Recent Pentagon reports confirm that the Army, Navy, Air Force, and Coast Guard cannot meet their recruiting targets. At the same time, they are lowering their physical standards to keep people in the service who are overweight, often to the point of clinical obesity. As one might expect, the two problems are connected.
We’ve had an all-volunteer military for 50 years now, and by most measures, the shift from the widely hated draft has been a success. Ninety-seven percent of recruits across the services hold high school diplomas, compared with just 71 percent who did so in the draft’s last decade. Those better-educated personnel are more likely than their predecessors to master the ever-more-complex technology underlying advanced weapons systems. In the Navy, for example, 90 percent of recruits qualified for advanced training, compared with just 60 percent during the draft era.
It has, however, become ever harder to get young people to enlist. Last year, the Army missed its recruiting goal by 25 percent—some 15,000 soldiers short of its target. This year’s numbers may be worse. Other branches of the armed forces also fell short, as the Navy missed its target by 19 percent, the Air Force by 10 percent, and the Coast Guard by 8 percent. Only the Marine Corps hit its threshold.
To reach their combined recruiting goal, the armed forces need about 170,000 new enlisted recruits annually. The U.S. is home to about 4.1 million 18-year-olds. Attracting just 4 percent of that age cohort annually should not, in theory, be hard. It is hard, however, because much of the recruitable population is unqualified.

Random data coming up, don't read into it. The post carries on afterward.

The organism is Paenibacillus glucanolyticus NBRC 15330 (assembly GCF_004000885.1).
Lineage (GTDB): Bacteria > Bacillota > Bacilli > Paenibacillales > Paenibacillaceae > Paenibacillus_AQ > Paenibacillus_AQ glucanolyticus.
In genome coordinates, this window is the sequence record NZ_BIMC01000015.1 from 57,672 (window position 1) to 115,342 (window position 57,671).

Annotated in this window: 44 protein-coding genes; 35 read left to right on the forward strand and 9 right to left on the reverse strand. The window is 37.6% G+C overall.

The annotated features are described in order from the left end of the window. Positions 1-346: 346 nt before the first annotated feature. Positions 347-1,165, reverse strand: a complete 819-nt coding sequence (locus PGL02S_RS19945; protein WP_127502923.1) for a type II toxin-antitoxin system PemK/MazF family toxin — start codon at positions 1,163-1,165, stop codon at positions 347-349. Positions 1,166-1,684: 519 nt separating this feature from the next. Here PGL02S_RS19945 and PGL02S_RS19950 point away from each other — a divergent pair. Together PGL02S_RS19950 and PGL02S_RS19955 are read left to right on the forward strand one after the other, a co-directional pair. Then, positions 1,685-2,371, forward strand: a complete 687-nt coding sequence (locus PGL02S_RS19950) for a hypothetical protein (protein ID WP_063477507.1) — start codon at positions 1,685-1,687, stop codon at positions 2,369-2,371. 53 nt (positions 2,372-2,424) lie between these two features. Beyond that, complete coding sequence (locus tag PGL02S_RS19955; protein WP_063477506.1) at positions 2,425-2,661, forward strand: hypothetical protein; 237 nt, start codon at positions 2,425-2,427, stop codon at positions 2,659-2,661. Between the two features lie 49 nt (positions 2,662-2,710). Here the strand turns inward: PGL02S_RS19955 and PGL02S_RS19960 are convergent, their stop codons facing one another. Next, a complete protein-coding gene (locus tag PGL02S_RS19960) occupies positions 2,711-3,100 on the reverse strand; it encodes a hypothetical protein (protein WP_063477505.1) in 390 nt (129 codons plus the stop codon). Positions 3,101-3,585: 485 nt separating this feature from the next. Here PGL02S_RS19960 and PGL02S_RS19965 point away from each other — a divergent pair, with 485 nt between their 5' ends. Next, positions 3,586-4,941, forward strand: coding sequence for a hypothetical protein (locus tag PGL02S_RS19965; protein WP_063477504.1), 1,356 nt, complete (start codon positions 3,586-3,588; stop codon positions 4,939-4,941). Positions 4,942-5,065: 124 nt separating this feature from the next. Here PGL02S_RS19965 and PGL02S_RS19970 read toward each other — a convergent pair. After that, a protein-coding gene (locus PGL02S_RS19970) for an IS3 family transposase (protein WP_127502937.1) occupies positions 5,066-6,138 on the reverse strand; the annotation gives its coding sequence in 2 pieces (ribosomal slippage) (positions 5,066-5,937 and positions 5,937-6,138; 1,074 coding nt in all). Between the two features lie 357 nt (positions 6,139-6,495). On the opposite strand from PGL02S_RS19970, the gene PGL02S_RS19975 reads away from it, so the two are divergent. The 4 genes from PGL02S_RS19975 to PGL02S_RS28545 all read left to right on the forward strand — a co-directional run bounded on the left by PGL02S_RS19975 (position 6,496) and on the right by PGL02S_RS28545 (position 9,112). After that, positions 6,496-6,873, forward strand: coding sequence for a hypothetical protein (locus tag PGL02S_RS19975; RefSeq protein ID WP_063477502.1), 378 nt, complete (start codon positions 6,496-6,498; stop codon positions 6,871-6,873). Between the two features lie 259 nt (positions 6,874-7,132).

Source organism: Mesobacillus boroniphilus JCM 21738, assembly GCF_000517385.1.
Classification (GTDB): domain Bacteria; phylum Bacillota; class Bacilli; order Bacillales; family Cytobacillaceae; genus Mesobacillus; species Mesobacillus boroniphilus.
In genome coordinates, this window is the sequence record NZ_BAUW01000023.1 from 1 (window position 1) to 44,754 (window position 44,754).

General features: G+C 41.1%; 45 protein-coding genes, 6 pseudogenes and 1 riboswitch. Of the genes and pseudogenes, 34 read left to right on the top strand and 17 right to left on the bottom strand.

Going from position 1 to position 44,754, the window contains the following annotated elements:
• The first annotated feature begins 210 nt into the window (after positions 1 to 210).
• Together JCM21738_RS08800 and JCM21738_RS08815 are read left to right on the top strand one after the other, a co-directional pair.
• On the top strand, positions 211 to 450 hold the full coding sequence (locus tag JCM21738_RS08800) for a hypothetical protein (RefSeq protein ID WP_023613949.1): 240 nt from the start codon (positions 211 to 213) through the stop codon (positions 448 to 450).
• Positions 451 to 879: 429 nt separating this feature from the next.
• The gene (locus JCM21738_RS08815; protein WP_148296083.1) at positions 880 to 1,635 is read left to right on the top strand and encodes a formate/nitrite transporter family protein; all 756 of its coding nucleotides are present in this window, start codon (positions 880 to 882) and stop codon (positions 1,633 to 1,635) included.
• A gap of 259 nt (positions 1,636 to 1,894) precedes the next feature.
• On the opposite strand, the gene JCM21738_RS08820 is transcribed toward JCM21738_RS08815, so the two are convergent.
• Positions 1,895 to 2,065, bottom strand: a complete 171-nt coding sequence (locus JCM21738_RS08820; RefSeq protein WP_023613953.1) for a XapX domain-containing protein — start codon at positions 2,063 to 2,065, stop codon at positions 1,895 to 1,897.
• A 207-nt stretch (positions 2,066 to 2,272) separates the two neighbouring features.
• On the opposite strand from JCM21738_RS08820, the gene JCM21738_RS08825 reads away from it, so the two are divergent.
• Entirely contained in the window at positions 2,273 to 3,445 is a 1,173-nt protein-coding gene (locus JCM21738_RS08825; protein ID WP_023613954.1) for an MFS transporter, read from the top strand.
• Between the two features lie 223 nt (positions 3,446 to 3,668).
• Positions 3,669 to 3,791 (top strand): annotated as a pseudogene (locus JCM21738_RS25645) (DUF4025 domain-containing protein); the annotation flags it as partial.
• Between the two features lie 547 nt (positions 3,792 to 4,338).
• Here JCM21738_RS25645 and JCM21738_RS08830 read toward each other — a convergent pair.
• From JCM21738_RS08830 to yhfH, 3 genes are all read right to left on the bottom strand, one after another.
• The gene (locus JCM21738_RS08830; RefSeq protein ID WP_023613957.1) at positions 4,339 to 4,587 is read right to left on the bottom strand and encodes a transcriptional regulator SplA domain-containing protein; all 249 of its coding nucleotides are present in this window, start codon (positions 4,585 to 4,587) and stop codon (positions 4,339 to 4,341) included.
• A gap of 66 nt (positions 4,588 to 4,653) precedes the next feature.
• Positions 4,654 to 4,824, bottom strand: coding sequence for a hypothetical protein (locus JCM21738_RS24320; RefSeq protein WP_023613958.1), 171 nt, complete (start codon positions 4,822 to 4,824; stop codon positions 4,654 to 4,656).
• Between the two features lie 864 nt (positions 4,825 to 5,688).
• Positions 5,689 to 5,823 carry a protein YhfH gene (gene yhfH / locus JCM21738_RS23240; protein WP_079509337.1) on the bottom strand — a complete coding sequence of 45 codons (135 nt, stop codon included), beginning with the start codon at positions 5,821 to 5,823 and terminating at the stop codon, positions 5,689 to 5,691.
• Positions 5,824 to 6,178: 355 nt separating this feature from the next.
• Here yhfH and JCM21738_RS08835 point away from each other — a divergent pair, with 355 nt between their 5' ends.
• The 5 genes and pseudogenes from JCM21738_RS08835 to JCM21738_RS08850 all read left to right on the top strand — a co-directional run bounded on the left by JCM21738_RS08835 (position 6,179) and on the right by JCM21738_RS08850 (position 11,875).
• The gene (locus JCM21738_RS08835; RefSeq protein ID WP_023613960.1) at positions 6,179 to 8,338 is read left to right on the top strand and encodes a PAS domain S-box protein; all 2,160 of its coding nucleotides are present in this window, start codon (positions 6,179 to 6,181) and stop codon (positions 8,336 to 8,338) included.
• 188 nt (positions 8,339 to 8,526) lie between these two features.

Here is a rough breakdown of that cohort’s situation. About 15 percent of U.S. high school students don't graduate or obtain a GED within four years, and those who fail to obtain one of those certificates are ineligible to serve in the armed forces. An estimated 10 percent are ineligible because of criminal records, and an additional 15 percent won’t make the cut because of more-than-casual drug use.
A staggering 31 percent can’t enlist because they are obese. The obesity epidemic isn’t limited to the civilian world. Obesity among those in uniform doubled between 2012 and 2022—from just over 10 percent to more than 21 percent of active-duty service members. A disturbing 46 percent of service members are overweight, though not yet obese. Not only does being overweight adversely affect the force’s ability to do often physically demanding jobs—think infantry soldiers—it is also a major cause of service separation. In 2018, the Veterans Health Administration reported 12,429 administrative separations due to service members being “unqualified for active duty, other,”—defined as “not meet[ing] medical fitness standards, no disability.” In short, these were weight-related discharges. Those discharges reflect just 7 percent of the recruiting target, but the marketing truism holds that it is less costly to keep a customer than to attract a new one.
Most of the branches have softened their fitness standards. The Navy has nixed sit-ups and made the traditional 1.5-mile run optional. Sailors can now choose from a two-kilometer row, a stationary bike ride, time on an elliptical machine, or a 500- or 450-meter swim.